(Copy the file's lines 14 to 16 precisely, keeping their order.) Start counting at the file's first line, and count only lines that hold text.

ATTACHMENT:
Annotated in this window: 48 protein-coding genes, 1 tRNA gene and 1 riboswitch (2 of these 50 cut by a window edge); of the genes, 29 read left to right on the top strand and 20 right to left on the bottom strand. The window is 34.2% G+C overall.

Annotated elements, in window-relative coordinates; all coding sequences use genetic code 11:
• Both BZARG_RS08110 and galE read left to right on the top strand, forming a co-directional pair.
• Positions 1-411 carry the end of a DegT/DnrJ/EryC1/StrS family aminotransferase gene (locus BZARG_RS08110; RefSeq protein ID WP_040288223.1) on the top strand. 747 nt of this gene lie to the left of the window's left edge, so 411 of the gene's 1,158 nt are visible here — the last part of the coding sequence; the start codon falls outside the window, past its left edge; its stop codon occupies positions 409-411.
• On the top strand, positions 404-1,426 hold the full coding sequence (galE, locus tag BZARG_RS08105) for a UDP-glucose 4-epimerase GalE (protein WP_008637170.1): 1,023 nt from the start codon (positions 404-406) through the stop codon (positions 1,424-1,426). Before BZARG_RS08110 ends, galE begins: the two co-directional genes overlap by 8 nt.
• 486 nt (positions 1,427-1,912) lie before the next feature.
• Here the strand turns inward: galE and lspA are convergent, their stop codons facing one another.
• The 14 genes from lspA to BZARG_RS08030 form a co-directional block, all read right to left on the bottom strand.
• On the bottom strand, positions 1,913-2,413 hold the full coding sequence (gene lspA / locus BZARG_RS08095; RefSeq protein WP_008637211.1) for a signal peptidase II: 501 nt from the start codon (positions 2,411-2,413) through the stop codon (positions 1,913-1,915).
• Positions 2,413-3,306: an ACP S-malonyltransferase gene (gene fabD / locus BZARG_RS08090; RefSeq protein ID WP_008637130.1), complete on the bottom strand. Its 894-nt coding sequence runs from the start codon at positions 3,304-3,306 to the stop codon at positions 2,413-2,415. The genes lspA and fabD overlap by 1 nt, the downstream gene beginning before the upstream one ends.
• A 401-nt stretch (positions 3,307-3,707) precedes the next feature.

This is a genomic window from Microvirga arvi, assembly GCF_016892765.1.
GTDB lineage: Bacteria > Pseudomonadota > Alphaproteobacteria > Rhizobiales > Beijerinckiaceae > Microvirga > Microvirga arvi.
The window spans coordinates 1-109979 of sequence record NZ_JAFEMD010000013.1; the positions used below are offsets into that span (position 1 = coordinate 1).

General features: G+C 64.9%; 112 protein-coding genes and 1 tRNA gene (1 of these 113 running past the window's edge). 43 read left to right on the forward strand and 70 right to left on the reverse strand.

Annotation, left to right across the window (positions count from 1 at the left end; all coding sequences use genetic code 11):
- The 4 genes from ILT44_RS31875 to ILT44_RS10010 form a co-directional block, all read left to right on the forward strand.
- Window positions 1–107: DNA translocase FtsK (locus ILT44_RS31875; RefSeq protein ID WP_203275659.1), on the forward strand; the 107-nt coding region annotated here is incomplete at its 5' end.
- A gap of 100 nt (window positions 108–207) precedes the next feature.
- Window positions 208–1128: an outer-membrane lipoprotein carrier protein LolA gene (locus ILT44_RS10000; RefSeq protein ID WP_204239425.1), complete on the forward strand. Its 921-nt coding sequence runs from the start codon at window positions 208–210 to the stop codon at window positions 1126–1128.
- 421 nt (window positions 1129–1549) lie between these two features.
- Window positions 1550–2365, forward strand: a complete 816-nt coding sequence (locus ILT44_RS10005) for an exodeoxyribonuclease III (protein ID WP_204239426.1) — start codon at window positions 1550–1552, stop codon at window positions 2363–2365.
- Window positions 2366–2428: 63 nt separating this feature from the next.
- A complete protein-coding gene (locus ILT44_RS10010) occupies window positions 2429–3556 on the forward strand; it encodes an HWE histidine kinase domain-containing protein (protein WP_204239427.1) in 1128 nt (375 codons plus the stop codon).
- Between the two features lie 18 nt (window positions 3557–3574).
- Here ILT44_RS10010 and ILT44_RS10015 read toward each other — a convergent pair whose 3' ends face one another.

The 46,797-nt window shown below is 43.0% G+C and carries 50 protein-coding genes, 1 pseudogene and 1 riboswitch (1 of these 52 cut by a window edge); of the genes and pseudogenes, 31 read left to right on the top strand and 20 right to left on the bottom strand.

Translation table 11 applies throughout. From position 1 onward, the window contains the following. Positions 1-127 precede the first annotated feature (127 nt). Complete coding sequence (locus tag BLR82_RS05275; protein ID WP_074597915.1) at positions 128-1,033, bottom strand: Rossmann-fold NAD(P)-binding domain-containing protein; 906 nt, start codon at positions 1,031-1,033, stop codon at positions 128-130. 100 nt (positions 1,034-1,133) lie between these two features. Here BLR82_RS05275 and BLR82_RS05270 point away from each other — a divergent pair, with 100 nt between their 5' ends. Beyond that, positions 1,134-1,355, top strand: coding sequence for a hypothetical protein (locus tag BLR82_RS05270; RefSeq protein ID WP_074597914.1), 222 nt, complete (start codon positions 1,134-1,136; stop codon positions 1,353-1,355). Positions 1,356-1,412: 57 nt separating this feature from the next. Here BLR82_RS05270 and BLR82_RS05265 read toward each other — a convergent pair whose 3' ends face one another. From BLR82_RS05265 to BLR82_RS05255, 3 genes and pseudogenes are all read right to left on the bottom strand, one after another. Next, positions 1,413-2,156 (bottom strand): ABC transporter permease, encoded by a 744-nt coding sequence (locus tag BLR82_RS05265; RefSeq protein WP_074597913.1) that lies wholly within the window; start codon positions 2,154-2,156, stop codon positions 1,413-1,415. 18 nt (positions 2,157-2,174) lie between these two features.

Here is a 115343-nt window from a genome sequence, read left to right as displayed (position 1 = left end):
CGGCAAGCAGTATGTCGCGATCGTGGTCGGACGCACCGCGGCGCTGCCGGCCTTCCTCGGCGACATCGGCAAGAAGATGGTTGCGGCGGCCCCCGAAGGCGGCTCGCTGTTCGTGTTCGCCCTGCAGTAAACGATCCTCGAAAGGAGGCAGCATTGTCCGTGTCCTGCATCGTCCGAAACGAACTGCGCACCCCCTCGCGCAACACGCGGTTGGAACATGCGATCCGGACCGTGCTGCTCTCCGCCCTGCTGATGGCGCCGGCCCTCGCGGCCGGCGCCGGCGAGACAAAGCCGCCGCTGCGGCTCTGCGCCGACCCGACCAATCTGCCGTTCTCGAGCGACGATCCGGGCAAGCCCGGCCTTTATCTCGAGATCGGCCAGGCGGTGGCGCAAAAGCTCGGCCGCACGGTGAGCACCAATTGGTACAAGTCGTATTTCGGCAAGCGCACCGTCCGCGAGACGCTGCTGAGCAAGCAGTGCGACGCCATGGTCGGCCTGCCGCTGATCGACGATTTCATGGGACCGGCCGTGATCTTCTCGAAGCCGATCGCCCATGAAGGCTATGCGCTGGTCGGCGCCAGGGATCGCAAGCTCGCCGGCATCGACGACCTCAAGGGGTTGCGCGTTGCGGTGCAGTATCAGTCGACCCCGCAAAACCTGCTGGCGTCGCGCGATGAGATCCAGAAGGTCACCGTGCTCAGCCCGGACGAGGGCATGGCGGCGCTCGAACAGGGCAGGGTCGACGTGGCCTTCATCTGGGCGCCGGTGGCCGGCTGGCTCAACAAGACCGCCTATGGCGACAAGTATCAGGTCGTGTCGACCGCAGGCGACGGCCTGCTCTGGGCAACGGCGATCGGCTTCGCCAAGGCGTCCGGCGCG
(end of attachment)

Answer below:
The window spans coordinates 1-109979 of sequence record NZ_JAFEMD010000013.1; the positions used below are offsets into that span (position 1 = coordinate 1).

General features: G+C 64.9%; 112 protein-coding genes and 1 tRNA gene (1 of these 113 running past the window's edge). 43 read left to right on the forward strand and 70 right to left on the reverse strand.

Annotation, left to right across the window (positions count from 1 at the left end; all coding sequences use genetic code 11):